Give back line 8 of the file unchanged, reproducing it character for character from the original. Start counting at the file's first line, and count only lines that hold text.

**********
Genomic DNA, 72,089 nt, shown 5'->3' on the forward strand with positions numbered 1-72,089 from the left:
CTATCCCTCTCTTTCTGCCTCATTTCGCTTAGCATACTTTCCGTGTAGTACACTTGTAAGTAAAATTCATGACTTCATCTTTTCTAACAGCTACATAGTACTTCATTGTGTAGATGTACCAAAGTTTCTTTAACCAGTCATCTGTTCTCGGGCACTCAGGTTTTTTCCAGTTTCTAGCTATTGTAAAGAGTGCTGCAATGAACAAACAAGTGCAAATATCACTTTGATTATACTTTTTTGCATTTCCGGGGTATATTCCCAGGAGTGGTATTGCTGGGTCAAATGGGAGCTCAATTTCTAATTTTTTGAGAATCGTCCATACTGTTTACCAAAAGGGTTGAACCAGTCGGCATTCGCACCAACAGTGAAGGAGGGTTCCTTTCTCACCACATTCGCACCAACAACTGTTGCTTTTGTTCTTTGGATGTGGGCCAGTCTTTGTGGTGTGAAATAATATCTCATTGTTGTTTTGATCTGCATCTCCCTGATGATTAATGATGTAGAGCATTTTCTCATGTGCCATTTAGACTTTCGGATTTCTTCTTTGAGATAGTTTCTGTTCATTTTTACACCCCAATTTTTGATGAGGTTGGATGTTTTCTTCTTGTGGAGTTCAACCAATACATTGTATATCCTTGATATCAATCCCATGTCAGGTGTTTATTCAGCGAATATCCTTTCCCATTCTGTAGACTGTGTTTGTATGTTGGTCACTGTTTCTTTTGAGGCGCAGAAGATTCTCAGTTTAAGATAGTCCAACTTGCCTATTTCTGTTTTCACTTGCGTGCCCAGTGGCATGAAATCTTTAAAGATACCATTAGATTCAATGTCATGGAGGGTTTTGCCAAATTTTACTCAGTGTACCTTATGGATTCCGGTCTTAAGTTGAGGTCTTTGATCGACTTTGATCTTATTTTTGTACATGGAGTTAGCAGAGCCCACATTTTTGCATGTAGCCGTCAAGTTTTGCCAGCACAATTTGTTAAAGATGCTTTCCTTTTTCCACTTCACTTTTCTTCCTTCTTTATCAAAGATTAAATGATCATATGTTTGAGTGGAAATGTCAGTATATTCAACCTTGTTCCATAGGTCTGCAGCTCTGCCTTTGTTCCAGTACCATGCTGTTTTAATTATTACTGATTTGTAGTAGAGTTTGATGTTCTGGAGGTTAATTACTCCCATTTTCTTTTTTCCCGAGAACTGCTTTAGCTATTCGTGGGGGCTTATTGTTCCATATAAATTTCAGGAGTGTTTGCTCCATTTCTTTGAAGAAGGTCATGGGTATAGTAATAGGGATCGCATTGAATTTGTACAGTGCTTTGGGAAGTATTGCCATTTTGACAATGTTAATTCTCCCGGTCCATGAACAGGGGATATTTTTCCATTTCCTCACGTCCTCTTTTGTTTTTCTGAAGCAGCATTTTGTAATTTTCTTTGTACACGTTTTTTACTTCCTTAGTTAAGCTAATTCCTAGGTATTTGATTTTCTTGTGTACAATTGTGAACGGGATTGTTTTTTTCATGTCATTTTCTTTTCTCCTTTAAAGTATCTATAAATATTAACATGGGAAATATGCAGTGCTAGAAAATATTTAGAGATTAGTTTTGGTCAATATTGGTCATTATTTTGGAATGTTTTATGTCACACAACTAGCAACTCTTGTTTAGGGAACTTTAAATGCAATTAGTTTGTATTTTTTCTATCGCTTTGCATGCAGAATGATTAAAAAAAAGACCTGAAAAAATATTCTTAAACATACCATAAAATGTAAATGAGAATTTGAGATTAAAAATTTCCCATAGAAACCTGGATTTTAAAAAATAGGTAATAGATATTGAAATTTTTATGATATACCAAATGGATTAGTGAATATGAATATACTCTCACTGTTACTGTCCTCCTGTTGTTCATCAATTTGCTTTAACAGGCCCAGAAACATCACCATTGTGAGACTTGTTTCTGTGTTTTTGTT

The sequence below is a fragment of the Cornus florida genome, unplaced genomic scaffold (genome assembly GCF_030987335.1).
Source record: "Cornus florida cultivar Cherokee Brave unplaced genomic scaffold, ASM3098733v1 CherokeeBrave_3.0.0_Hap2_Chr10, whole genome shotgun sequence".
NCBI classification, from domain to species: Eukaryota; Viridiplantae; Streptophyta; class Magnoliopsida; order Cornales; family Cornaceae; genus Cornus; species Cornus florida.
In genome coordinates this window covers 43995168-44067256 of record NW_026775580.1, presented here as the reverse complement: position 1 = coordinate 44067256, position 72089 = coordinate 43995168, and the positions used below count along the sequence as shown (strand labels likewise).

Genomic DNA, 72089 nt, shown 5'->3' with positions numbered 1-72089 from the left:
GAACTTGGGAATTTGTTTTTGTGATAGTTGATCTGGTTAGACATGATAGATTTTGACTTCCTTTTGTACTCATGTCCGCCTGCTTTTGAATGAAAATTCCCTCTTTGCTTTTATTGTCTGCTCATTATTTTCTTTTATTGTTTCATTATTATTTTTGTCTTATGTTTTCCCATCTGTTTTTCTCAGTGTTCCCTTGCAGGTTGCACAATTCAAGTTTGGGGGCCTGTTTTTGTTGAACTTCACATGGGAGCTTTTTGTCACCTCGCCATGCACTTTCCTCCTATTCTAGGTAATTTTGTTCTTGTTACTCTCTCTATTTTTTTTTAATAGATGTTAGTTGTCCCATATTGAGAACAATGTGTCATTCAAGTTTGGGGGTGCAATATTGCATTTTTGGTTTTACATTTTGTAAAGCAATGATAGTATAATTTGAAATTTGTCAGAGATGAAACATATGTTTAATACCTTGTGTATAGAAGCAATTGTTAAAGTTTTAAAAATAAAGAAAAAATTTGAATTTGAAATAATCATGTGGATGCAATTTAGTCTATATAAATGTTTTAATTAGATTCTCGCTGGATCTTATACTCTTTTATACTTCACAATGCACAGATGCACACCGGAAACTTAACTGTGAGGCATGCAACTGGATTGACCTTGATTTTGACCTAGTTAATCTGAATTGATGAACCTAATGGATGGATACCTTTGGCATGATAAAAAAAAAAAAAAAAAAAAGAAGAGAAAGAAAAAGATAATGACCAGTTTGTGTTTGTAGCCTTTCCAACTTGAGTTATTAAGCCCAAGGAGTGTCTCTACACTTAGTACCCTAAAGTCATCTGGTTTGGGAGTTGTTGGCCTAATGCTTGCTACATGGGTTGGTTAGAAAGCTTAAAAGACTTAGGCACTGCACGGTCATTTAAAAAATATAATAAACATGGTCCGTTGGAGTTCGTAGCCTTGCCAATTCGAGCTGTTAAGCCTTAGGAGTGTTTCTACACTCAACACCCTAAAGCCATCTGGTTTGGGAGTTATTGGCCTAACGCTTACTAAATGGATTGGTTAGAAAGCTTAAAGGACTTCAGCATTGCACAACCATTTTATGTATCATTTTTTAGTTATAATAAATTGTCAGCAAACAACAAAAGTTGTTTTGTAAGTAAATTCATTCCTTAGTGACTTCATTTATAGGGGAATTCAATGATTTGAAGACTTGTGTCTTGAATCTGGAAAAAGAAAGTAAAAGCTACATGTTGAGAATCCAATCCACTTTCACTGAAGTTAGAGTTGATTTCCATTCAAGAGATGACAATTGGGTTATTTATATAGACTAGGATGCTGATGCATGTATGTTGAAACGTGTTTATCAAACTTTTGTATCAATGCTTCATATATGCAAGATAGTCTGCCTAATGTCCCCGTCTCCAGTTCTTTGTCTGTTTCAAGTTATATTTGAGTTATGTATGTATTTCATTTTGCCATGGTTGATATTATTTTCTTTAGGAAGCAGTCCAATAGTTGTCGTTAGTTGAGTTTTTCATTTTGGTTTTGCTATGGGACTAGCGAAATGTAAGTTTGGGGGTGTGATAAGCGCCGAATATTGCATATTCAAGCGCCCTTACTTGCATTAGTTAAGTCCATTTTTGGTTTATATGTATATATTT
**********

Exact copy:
GAACTTGGGAATTTGTTTTTGTGATAGTTGATCTGGTTAGACATGATAGATTTTGACTTCCTTTTGTACTCATGTCCGCCTGCTTTTGAATGAAAATTCCCTCTTTGCTTTTATTGTCTGCTCATTATTTTCTTTTATTGTTTCATTATTATTTTTGTCTTATGTTTTCCCATCTGTTTTTCTCAGTGTTCCCTTGCAGGTTGCACAATTCAAGTTTGGGGGCCTGTTTTTGTTGAACTTCACATGGGAGCTTTTTGTCACCTCGCCATGCACTTTCCTCCTATTCTAGGTAATTTTGTTCTTGTTACTCTCTCTATTTTTTTTTAATAGATGTTAGTTGTCCCATATTGAGAACAATGTGTCATTCAAGTTTGGGGGTGCAATATTGCATTTTTGGTTTTACATTTTGTAAAGCAATGATAGTATAATTTGAAATTTGTCAGAGATGAAACATATGTTTAATACCTTGTGTATAGAAGCAATTGTTAAAGTTTTAAAAATAAAGAAAAAATTTGAATTTGAAATAATCATGTGGATGCAATTTAGTCTATATAAATGTTTTAATTAGATTCTCGCTGGATCTTATACTCTTTTATACTTCACAATGCACAGATGCACACCGGAAACTTAACTGTGAGGCATGCAACTGGATTGACCTTGATTTTGACCTAGTTAATCTGAATTGATGAACCTAATGGATGGATACCTTTGGCATGATAAAAAAAAAAAAAAAAAAAAGAAGAGAAAGAAAAAGATAATGACCAGTTTGTGTTTGTAGCCTTTCCAACTTGAGTTATTAAGCCCAAGGAGTGTCTCTACACTTAGTACCCTAAAGTCATCTGGTTTGGGAGTTGTTGGCCTAATGCTTGCTACATGGGTTGGTTAGAAAGCTTAAAAGACTTAGGCACTGCACGGTCATTTAAAAAATATAATAAACATGGTCCGTTGGAGTTCGTAGCCTTGCCAATTCGAGCTGTTAAGCCTTAGGAGTGTTTCTACACTCAACACCCTAAAGCCATCTGGTTTGGGAGTTATTGGCCTAACGCTTACTAAATGGATTGGTTAGAAAGCTTAAAGGACTTCAGCATTGCACAACCATTTTATGTATCATTTTTTAGTTATAATAAATTGTCAGCAAACAACAAAAGTTGTTTTGTAAGTAAATTCATTCCTTAGTGACTTCATTTATAGGGGAATTCAATGATTTGAAGACTTGTGTCTTGAATCTGGAAAAAGAAAGTAAAAGCTACATGTTGAGAATCCAATCCACTTTCACTGAAGTTAGAGTTGATTTCCATTCAAGAGATGACAATTGGGTTATTTATATAGACTAGGATGCTGATGCATGTATGTTGAAACGTGTTTATCAAACTTTTGTATCAATGCTTCATATATGCAAGATAGTCTGCCTAATGTCCCCGTCTCCAGTTCTTTGTCTGTTTCAAGTTATATTTGAGTTATGTATGTATTTCATTTTGCCATGGTTGATATTATTTTCTTTAGGAAGCAGTCCAATAGTTGTCGTTAGTTGAGTTTTTCATTTTGGTTTTGCTATGGGACTAGCGAAATGTAAGTTTGGGGGTGTGATAAGCGCCGAATATTGCATATTCAAGCGCCCTTACTTGCATTAGTTAAGTCCATTTTTGGTTTATATGTATATATTT